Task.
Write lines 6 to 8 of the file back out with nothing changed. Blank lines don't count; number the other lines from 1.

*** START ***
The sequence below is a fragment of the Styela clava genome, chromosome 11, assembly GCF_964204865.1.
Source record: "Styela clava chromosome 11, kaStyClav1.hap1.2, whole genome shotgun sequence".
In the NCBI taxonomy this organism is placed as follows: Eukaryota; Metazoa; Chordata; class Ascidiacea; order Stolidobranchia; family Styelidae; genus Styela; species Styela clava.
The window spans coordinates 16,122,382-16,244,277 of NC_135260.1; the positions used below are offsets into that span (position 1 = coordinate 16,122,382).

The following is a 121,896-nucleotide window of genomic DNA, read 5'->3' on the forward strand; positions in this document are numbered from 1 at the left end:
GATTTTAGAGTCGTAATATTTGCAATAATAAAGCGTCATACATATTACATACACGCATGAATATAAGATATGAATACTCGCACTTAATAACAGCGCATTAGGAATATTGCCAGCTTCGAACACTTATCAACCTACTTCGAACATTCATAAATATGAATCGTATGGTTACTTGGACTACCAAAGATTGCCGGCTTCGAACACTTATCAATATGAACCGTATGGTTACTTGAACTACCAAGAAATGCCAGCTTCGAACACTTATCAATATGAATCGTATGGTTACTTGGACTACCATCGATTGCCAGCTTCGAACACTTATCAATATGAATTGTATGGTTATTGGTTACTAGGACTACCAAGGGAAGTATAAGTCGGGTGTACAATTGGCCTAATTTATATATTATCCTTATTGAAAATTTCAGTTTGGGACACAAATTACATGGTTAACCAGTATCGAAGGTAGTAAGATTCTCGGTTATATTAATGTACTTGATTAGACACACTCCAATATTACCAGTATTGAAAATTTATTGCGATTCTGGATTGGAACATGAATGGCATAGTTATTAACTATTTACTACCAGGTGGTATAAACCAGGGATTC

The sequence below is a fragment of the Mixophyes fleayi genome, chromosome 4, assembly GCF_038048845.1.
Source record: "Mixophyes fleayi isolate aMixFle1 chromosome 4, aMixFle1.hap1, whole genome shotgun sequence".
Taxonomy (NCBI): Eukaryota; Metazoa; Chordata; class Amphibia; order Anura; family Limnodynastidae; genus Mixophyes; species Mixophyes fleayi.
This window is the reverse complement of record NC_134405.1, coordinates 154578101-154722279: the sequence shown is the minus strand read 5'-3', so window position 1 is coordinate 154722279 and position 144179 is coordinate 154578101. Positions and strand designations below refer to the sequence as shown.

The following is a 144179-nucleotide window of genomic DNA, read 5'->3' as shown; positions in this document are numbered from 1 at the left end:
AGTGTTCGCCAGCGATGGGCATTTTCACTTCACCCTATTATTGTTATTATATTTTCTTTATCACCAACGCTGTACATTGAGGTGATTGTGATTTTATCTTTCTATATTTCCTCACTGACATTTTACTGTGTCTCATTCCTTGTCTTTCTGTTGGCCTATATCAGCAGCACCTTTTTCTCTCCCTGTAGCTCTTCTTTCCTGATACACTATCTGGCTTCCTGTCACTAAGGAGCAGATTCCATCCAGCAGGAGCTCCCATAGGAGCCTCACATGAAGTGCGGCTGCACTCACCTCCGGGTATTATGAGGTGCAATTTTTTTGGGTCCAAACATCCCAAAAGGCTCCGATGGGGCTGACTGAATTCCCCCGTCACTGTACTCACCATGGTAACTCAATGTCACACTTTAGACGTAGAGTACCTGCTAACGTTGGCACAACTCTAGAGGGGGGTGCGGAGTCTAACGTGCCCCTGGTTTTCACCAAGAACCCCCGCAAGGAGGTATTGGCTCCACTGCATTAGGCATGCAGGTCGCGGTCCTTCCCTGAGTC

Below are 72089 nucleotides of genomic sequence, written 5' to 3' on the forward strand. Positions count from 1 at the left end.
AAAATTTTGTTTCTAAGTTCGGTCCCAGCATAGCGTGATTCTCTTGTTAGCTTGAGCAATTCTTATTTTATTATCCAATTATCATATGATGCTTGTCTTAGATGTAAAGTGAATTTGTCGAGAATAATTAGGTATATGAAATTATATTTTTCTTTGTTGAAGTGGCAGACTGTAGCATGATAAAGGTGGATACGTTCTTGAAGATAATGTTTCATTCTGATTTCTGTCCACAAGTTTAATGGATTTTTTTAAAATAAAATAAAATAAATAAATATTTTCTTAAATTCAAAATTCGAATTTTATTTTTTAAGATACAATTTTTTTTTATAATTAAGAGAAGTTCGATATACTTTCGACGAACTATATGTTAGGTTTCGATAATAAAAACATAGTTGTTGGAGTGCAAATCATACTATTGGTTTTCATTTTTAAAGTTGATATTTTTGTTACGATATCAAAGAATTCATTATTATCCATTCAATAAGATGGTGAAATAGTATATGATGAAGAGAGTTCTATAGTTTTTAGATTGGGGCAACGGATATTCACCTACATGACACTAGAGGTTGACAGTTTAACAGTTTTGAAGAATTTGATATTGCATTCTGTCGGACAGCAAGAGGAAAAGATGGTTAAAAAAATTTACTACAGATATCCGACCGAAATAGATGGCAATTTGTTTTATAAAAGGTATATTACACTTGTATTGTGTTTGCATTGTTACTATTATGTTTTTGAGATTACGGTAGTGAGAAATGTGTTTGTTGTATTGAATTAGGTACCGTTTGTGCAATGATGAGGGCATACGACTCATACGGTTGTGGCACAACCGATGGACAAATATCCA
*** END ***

GATTTTAGAGTCGTAATATTTGCAATAATAAAGCGTCATACATATTACATACACGCATGAATATAAGATATGAATACTCGCACTTAATAACAGCGCATTAGGAATATTGCCAGCTTCGAACACTTATCAACCTACTTCGAACATTCATAAATATGAATCGTATGGTTACTTGGACTACCAAAGATTGCCGGCTTCGAACACTTATCAATATGAACCGTATGGTTACTTGAACTACCAAGAAATGCCAGCTTCGAACACTTATCAATATGAATCGTATGGTTACTTGGACTACCATCGATTGCCAGCTTCGAACACTTATCAATATGAATTGTATGGTTATTGGTTACTAGGACTACCAAGGGAAGTATAAGTCGGGTGTACAATTGGCCTAATTTATATATTATCCTTATTGAAAATTTCAGTTTGGGACACAAATTACATGGTTAACCAGTATCGAAGGTAGTAAGATTCTCGGTTATATTAATGTACTTGATTAGACACACTCCAATATTACCAGTATTGAAAATTTATTGCGATTCTGGATTGGAACATGAATGGCATAGTTATTAACTATTTACTACCAGGTGGTATAAACCAGGGATTC

The sequence below is a fragment of the Mixophyes fleayi genome, chromosome 4, assembly GCF_038048845.1.
Source record: "Mixophyes fleayi isolate aMixFle1 chromosome 4, aMixFle1.hap1, whole genome shotgun sequence".